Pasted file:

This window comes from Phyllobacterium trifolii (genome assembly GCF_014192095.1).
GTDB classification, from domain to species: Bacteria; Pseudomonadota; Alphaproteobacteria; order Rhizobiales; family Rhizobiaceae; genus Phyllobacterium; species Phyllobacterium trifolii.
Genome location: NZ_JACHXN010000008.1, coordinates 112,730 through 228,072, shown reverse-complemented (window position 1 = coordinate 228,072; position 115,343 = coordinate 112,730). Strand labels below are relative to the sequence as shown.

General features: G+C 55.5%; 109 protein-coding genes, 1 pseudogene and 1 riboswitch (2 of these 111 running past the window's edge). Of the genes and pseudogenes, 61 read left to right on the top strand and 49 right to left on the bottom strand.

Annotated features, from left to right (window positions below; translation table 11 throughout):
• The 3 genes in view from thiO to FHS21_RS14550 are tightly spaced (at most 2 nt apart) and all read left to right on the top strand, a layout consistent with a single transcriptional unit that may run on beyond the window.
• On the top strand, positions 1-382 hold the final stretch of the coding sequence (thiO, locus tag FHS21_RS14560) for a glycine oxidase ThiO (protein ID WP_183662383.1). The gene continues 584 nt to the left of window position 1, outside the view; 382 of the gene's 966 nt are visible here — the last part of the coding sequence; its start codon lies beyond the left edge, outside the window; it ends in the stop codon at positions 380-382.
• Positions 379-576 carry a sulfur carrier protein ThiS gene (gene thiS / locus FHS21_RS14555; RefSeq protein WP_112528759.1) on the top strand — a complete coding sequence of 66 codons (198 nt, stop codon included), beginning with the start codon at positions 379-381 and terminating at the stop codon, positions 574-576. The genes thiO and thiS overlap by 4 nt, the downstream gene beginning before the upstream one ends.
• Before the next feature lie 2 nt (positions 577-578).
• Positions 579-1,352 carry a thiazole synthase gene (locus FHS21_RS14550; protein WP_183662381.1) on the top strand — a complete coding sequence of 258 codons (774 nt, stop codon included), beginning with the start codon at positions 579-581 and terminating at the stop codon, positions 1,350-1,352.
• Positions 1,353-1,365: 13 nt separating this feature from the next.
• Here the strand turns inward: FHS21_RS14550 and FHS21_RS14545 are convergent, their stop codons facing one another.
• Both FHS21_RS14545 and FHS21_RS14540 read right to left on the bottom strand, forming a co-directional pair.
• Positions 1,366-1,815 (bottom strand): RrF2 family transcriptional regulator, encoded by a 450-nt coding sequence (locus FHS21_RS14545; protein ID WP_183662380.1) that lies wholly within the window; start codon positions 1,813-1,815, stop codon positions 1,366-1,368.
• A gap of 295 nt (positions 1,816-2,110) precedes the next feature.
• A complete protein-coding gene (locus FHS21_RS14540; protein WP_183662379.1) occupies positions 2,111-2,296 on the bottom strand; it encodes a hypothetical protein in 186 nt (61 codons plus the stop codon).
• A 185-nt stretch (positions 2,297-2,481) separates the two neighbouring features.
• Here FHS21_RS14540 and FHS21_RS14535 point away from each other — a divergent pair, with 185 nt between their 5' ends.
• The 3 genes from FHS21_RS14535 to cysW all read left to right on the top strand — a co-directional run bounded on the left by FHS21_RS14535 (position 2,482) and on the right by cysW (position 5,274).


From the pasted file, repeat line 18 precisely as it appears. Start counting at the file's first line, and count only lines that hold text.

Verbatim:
• Here FHS21_RS14540 and FHS21_RS14535 point away from each other — a divergent pair, with 185 nt between their 5' ends.